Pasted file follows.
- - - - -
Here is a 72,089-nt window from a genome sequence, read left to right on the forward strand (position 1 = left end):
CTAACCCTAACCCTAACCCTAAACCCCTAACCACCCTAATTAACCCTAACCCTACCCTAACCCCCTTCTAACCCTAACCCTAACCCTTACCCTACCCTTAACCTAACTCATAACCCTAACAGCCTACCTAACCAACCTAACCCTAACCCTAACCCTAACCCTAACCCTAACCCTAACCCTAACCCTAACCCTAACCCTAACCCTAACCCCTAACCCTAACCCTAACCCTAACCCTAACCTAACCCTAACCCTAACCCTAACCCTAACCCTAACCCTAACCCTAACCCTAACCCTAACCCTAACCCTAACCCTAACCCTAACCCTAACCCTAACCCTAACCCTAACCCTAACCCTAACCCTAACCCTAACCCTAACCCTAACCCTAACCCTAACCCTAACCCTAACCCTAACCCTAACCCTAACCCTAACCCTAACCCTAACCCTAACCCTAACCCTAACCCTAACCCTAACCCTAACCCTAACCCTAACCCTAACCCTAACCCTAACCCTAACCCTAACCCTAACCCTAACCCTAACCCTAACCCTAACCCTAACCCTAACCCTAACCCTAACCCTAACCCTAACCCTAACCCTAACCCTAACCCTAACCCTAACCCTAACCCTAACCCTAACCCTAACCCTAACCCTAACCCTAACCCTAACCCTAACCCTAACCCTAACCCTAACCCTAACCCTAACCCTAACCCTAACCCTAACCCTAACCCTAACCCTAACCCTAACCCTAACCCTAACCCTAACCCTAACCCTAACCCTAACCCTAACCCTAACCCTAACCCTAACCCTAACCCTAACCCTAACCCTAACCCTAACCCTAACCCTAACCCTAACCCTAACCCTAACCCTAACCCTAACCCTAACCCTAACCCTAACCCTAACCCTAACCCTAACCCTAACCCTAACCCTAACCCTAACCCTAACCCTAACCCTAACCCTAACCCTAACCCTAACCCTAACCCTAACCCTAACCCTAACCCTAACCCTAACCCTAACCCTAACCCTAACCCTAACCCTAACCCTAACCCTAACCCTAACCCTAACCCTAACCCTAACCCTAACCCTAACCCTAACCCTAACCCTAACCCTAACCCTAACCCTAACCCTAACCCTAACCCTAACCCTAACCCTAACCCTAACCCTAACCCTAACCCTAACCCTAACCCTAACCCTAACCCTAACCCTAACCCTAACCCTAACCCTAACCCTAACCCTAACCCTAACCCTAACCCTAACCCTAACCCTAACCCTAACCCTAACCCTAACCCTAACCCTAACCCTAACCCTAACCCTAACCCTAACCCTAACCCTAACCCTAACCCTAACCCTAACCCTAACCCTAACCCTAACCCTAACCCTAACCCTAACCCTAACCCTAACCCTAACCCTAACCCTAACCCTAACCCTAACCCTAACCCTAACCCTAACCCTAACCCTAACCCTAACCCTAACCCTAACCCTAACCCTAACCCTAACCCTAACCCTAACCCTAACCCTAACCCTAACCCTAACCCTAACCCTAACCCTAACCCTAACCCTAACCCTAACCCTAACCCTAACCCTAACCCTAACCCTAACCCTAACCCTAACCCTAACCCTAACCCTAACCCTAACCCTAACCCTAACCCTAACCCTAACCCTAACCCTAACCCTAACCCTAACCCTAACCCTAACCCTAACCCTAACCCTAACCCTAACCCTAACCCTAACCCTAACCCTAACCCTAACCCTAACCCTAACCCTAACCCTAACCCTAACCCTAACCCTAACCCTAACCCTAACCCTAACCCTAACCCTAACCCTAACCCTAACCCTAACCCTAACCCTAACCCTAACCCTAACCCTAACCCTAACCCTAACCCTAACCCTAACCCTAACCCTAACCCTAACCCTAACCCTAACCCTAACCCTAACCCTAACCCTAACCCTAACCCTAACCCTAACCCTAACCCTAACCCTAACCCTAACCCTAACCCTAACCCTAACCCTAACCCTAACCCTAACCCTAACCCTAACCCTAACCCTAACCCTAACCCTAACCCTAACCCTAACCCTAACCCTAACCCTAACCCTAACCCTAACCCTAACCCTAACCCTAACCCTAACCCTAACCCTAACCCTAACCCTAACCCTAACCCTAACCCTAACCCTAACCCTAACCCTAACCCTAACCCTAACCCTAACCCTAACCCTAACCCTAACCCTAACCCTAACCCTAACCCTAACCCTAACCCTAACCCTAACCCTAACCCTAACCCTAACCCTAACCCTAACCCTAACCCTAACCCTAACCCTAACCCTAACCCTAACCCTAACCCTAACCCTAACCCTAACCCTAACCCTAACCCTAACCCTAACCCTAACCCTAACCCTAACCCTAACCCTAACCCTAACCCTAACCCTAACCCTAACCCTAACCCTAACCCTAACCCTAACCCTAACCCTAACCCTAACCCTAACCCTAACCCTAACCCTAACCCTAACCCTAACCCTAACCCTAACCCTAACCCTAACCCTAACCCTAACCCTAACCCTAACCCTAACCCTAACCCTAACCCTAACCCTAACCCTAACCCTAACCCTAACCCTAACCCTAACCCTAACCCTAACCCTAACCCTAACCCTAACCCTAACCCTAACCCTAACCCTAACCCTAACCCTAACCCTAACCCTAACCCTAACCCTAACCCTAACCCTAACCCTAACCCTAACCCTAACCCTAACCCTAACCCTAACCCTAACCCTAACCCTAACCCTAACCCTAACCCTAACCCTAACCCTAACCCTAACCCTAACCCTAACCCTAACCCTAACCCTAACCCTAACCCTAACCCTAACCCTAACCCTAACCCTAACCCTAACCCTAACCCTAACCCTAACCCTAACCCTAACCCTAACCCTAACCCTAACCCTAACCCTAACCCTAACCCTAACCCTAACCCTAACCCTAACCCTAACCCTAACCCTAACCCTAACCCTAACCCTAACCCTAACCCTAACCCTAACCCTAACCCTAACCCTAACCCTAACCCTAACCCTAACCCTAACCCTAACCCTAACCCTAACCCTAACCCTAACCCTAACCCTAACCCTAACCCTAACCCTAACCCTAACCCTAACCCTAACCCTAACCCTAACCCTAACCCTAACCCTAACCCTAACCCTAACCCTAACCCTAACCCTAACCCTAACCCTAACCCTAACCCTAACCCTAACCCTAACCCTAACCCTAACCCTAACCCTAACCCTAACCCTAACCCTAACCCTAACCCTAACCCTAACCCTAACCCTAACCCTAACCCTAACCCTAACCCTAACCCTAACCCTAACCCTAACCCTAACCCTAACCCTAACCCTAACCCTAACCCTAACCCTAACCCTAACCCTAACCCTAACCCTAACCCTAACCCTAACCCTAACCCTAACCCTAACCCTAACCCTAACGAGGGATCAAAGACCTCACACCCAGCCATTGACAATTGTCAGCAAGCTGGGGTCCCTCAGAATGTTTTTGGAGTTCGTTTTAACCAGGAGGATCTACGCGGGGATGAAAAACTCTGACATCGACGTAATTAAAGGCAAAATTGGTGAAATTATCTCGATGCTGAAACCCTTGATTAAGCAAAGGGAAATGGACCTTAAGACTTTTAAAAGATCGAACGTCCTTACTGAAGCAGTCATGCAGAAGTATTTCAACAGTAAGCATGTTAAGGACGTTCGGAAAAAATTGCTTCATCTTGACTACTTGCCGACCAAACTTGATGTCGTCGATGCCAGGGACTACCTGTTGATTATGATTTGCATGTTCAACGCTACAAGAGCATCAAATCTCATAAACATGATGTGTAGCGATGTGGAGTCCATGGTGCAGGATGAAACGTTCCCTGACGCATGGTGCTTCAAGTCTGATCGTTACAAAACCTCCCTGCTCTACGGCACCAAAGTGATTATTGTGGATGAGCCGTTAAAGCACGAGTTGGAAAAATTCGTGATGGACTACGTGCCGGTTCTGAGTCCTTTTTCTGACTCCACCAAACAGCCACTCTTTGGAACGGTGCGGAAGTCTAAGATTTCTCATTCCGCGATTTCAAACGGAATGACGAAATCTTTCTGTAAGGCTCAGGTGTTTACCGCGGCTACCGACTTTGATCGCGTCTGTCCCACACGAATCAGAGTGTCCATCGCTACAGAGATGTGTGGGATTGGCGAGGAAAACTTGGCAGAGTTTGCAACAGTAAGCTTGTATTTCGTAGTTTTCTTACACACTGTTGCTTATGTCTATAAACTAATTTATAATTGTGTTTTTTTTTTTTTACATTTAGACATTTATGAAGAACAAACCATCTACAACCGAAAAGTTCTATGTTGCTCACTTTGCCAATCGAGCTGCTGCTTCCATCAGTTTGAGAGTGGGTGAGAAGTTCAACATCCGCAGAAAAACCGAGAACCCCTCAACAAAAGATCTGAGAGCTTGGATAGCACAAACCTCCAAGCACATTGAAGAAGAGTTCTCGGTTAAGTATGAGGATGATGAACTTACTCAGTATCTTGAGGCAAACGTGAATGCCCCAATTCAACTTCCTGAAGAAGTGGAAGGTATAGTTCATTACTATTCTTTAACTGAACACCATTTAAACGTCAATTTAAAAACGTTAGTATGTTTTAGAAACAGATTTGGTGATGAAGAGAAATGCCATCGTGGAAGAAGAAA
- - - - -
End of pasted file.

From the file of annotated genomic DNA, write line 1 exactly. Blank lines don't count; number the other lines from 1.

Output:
Here is a 72,089-nt window from a genome sequence, read left to right on the forward strand (position 1 = left end):